Of all the things he could have used as an example, it's interesting that the Joker would bring up soldiers getting blown up, especially as shrapnel wounds would be the perfect explanation for his scars. Add some inevitable PTSD into the mix and suddenly you see Ledger's Clown Prince of Crime for who he really is: an ex-soldier who became disfigured, snapped, and later spent the entire movie killing mayors, district attorneys, and police commissioners, aka people who in his troubled mind were representatives of the government that sent him to war.

Warner Bros.
The clothing choices of a man who's sick of camo.

Jack Sparrow Became a Pirate Because He Refused to Haul Slaves

Walt Disney

It's a true testament to Johnny Depp's acting abilities that he was able to make a pop culture icon out of Captain Jack Sparrow, an obviously stoned jackass from a Disney movie based on a boat ride.

Walt Disney
"Yo-ho-ho and a bottle of opiates."

Maybe it's the inability to tell whether Jack is good or evil that ultimately draws audiences to him. After all, he did betray Orlando Bloom to the monstrous Davy Jones one time, but then he risked his life to go back and save his crew/ship at the end of Dead Man's Chest. So, if Jack Sparrow's selling point is his moral ambiguity, then I completely understand why the following exchange was removed from Pirates of the Caribbean: At World's End:

In this deleted scene, we see Cutler Beckett, president of the East India Trading Company, talking to Sparrow about their shared past. From their short conversation we learn that, many years before the events of the first Pirates film, Jack was working for the EITC until he was trusted with transporting "cargo" that turned out to be a shipment of slaves. So, being Jack Sparrow, he set them free, simply telling Beckett in the deleted scene that "People aren't cargo, mate."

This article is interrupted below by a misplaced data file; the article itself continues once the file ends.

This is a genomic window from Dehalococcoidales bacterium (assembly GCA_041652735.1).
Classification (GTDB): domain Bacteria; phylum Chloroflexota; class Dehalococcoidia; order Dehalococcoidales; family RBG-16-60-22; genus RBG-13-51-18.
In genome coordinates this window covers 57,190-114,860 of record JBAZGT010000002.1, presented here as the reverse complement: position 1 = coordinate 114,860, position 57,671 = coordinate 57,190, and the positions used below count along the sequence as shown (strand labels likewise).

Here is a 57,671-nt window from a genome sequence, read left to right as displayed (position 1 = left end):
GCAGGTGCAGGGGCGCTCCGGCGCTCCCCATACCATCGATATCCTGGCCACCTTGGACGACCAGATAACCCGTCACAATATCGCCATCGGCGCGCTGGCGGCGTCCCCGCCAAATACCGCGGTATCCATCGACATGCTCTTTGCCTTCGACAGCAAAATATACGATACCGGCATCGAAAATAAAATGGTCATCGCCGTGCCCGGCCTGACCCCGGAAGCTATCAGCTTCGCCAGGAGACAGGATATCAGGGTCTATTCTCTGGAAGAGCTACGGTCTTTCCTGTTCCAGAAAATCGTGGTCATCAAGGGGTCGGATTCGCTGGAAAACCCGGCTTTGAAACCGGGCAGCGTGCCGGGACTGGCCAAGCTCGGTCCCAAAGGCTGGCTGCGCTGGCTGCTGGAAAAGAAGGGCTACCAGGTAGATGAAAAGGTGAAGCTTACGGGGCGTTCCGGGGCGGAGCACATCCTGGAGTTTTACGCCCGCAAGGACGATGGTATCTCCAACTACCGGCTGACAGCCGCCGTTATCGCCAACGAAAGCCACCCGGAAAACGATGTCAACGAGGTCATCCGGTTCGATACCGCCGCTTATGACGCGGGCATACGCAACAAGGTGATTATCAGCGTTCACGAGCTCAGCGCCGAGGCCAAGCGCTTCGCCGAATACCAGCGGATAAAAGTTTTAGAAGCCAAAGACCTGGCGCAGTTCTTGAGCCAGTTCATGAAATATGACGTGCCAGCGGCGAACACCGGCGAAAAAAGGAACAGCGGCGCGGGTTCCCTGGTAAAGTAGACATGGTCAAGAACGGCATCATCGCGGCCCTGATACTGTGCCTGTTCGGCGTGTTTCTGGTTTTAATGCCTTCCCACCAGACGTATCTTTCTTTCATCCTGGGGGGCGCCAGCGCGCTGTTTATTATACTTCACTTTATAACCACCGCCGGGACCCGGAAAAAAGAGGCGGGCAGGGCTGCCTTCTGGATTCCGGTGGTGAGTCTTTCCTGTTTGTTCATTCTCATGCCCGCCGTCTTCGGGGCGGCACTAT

Walt Disney

There. Right there. Just as he says that, you can see the exact moment when Jack Sparrow goes from a morally ambiguous asshole to an all-around decent person. When he delivers the line, he doesn't ruin it with any of his trademark silly gestures, instead saying it in a kind of sad, matter-of-fact way, almost as if he had to explain to another person that water is wet.

Even though what he did resulted in being branded a pirate, you don't hear any hesitation in his voice, because for all the shitty things Jack Sparrow might have done, he'd never condemn an innocent person to a lifetime of slavery. It's probably the most character development he's gotten throughout all four Pirates movies, and it made him look so cool that of course they had to cut it, otherwise no man would ever have sex without having to put on a Jack Sparrow mask. And speaking of sex ...

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Nala Was Almost Raped by Scar